Pa. PUC slates hearings on Transource project. The Pennsylvania Public Utility Commission will host eight public input hearings in May to gather comments regarding the east and west transmission line applications submitted by Transource Energy. Transource, the company hired by PJM Interconnection, wants to construct a proposed $320 million electric system upgrade with approximately 40 miles of new 230-kV overhead transmission lines across Franklin and York counties. Click through here for more information on the project. The project is running into stiff opposition from landowners and others. Click through here to access the opposition’s website.
Former BPA employee runs for Clark Public Utilities Board of Commissioners seat. Judy Chipman has announced her plans to run against incumbent Commissioner Jim Malinowski. Chipman recently retired from a 16-year career at the Bonneville Power Administration, an experience she says gave her “a deep knowledge of the industry.”
Anheuser-Busch touts 2025 sustainability goals. Now, we are challenging ourselves to do more through our 2025 Sustainability Goals. The goals, which will guide our sustainability efforts in the U.S. through 2025 focus on four key areas: renewable electricity and carbon reduction, water stewardship, smart agriculture, and circular packaging. The company aims to have 100% of purchased electricity come from renewable sources; and reduce CO2 emissions across the value chain by 25%
Battle escalates over Eversource bid for Connecticut water company. Connecticut Water Service Inc. struck back at Eversource after the state’s dominant electric and gas utility announced it is reaching out to shareholders of the Clinton water company urging them to reject a proposed merger with a California firm. Eversource informed the U.S. Securities and Exchange Commission it is seeking proxies from Connecticut Water shareholders to vote against the merger with SJW Group of San Jose, Calif. The Eversource offer is valued at $750 million. Carol Wallace, chairman of Connecticut Water’s board of directors, slammed Eversource, citing an unrelated decision by the Connecticut Public Utilities Regulatory Authority to investigate Eversource’s practice of disconnecting electricity from nonpaying customers. “Eversource’s proxy campaign is an overt attempt to derail the SJW Group merger of equals and the many benefits it provides in order to promote Eversource’s inferior proposal and distract from its record of chronic underperformance and highly-publicized poor customer service,” Wallace said.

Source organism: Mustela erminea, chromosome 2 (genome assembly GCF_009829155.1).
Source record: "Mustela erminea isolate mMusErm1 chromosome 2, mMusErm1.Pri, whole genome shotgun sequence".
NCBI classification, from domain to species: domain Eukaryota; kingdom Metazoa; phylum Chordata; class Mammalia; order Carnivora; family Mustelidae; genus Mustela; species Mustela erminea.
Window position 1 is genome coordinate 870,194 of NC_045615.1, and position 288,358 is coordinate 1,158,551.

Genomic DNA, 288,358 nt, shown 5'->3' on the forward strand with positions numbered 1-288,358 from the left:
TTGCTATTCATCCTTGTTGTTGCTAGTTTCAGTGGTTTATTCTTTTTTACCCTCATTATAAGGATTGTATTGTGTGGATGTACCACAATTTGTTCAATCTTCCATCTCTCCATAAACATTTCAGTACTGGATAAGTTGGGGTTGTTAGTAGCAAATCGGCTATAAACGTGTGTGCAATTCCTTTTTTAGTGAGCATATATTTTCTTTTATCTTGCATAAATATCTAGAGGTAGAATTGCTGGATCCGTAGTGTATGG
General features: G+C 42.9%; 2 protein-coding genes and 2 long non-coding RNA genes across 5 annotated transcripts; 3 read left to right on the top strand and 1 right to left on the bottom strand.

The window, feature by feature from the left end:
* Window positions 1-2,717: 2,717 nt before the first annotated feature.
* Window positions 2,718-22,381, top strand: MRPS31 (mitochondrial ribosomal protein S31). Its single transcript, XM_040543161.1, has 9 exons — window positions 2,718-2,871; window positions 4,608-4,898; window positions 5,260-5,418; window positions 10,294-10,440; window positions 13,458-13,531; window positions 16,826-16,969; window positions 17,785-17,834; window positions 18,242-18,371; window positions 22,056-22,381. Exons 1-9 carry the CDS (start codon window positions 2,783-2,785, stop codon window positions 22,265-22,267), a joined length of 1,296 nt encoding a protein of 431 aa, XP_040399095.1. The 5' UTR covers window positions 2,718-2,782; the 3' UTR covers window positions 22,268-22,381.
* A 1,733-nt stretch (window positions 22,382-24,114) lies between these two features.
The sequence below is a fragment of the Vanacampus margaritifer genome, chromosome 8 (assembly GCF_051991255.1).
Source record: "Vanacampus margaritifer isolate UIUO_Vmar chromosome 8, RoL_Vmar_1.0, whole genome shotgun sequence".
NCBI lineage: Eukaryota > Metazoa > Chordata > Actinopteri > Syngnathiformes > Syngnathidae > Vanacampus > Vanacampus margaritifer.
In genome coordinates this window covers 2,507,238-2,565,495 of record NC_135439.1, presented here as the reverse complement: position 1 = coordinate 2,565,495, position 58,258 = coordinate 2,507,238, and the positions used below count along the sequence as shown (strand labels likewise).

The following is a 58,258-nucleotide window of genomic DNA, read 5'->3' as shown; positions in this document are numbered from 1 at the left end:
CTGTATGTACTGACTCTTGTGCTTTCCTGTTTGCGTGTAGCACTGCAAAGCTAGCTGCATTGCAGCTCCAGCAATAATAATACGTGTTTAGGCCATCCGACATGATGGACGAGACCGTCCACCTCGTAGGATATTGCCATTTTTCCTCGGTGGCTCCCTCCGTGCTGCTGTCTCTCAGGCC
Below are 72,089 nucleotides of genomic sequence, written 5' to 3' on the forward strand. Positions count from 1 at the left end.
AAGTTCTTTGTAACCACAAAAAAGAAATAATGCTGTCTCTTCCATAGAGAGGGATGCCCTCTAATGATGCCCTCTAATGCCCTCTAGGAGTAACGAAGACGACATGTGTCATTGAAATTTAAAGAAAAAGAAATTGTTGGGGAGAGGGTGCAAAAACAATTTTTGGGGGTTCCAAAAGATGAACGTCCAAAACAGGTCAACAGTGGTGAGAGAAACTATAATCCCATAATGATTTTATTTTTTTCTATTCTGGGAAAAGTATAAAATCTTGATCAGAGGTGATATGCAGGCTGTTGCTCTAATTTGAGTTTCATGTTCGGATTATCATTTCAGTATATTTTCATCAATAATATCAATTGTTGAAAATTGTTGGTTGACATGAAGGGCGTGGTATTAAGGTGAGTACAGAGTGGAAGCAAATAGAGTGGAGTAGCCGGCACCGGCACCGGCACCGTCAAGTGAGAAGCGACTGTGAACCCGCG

Opportunities and challenges greet Jeff Martin, Sempra’s new CEO. After going through perhaps the most momentous year in its 20-year history, Sempra Energy gets a new CEO on Tuesday. Jeff Martin takes over for Debra Reed, who is retiring as president and chief executive, less than two months after Sempra wrapped up its largest deal ever — spending $9.45 billion to acquire Oncor, the biggest electric utility in Texas. The acquisition grows Sempra’s workforce to 20,000 employees and expands its customer base to 43 million worldwide.
Tesla’s foe in Calif. fight over electric vehicle rebate: utilities. Tesla Inc. and Ford Motor Co. have urged the California Air Resources Board to let automakers pay out the rebate at the moment they sell the car, as a way to boost sales, instead of making consumers wait for a check from their utility or a credit on their bill, Bloomberg’s John Lippert and Mark Chediak report. Passing out free money is a great way to build brand loyalty, and Tesla and utilities are elbowing each other hard for the privilege. Eileen Tutt, executive director of the California Electric Transportation Coalition, whose board includes California utilities, said in an interview before the hearing that she’s “adamantly opposed” to letting automakers pay out the rebates. She said the utilities should continue doing so, though she’s meeting with Tesla and others to discuss possible improvements.